Leaning Tower Of Pisa

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Italy >> Florence >> Attractions >> Leaning Tower Of Pisa

Leaning Tower Of Pisa

History

The Leaning Tower of Pisa is a world renowned architectural wonder located in the town of Pisa in Italy. A freestanding bell tower, it stands out from the primarily cathedral backdrop of the city it is in, and is popular for being tilted to one side, a tilt that was unintended at the time of construction. Located just behind the cathedral, it is the third oldest monument in the Cathedral Square or the Piazza del Duomo, the other two being the Cathedral and the Baptistry.

The famous tilting of the tower started at the very onset of its construction, as the ground on which its construction began proved to be too soft, thus offering inadequate support to its weight. The subsequent decades following the towers construction saw a gradual increase in its tilt, until finally when it was finally corrected in the late 20th and early 21st centuries.{para] Today the tower stands at a height of 55.86 m on its lower side and 56.70 m on its higher side. The tower is estimated to weigh close to 14,500 metric tons. It houses 294 or 296 steps, depending on the path you choose, as north facing staircase on its seventh floor has two fewer steps. In the years preceding the restoration work, the tower had a tilt of 5.5 degrees, which now stands corrected to about 3.99 degrees, due to which its top is 3.9 metres away from where it should have been, had the tilt not existed. The tower has been the sight of several historic events. It is believed that Galileo Galilei dropped two cannon balls of different masses from the tower to demonstrate a difference in their speeds, although the only source of this tale is the secretary of Galileo.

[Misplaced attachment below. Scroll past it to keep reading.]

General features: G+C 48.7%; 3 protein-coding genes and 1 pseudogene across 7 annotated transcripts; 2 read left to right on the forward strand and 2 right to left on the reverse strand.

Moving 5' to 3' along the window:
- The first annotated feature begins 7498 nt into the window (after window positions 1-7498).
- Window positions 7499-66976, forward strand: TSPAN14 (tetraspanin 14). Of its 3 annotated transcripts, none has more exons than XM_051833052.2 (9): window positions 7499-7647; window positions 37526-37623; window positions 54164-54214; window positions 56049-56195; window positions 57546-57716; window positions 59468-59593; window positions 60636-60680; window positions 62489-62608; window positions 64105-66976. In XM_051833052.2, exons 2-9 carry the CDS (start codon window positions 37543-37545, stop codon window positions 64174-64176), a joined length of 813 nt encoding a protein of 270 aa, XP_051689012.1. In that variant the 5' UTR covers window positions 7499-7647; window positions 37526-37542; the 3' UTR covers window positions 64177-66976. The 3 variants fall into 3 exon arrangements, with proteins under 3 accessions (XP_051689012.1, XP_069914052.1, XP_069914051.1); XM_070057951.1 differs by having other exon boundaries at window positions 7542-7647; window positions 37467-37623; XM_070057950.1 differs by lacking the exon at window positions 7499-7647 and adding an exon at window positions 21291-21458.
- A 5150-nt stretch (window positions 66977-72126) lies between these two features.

Best time to visit

Although it is beautiful all year round, June is the best month to visit Pisa.

Trivia

Controversy surrounds the real identity of the architect of the Leaning Tower of Pisa, originally believed to be designed by Guglielmo and Bonanno Pisano, a12th-century artist of Pisa, although recent studies have indicated Diotisalvi to be the original architect.

Timing

January and December: 10:00am - 4:30pm (last ascent)

February and November: 9:30am - 5:30pm (last ascent)

March: 9:00am - 5:30pm (last ascent)

April to September: 8:30am - 8:00pm (last ascent) Exceptional night openings from June 16 to August 31: 8:30am - 11:00pm (last ascent)


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